Women choosing to walk away from the hijab as feminists or because of modernity actually believe that the hijab is ingrained in culture rather than faith. They pander to the arguments of those who erroneously believe that Muslim hijab wearing women are brainwashed into saying they are wearing it out of choice and they are not forced to wear it. Activists are taking the removal of the hijab to a whole new level, from videos and blogs on how to remove the headscarf to linking the headscarf as an out dated cultural practice. To further confuse matters some Muslim males opposing the headscarf have jumped on the bandwagon too, they quote five so-called high profile Muslim Scholars as an authority who issued a fatwa on – ‘The Permissibility Of Not Wearing The Headscarf’, I will only touch on some of their points here.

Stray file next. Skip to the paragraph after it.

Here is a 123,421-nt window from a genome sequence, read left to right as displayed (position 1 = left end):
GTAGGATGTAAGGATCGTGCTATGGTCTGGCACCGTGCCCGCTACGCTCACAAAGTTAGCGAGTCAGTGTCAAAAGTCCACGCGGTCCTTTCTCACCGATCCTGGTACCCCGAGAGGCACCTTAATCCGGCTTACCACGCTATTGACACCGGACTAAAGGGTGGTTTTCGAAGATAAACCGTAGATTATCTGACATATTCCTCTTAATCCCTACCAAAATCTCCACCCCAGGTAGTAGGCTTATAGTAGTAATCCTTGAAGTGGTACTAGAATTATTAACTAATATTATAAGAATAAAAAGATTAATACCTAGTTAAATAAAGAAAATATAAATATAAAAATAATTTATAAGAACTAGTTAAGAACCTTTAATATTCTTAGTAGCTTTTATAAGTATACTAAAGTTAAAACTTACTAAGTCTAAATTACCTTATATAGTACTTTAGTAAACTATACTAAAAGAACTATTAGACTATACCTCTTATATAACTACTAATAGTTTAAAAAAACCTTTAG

The first is Khaled Abou El-Fadl ‘ who critiques the predominant Muslim position of viewing the khimar (veil) as a piece of cloth that covers the head and face or just the head. He argues that if the headscarf itself causes women to stand out and put them in the way of harm and if uncovering the head is not considered socially immodest or licentious then it would be permissible for Muslim women to not wear the headscarf.’
Javed Ahmad Ghamidi also shares the opinions of Khaled Abou El-Fadl, Ghamidi and his affiliate Farhad Shafti that ‘the khimar (veil) was neither a religious act nor did it pertain to modesty.
Abdullah Bin Bayyah ‘argues that hardships allow for uncovering of women’s body parts or hair in public.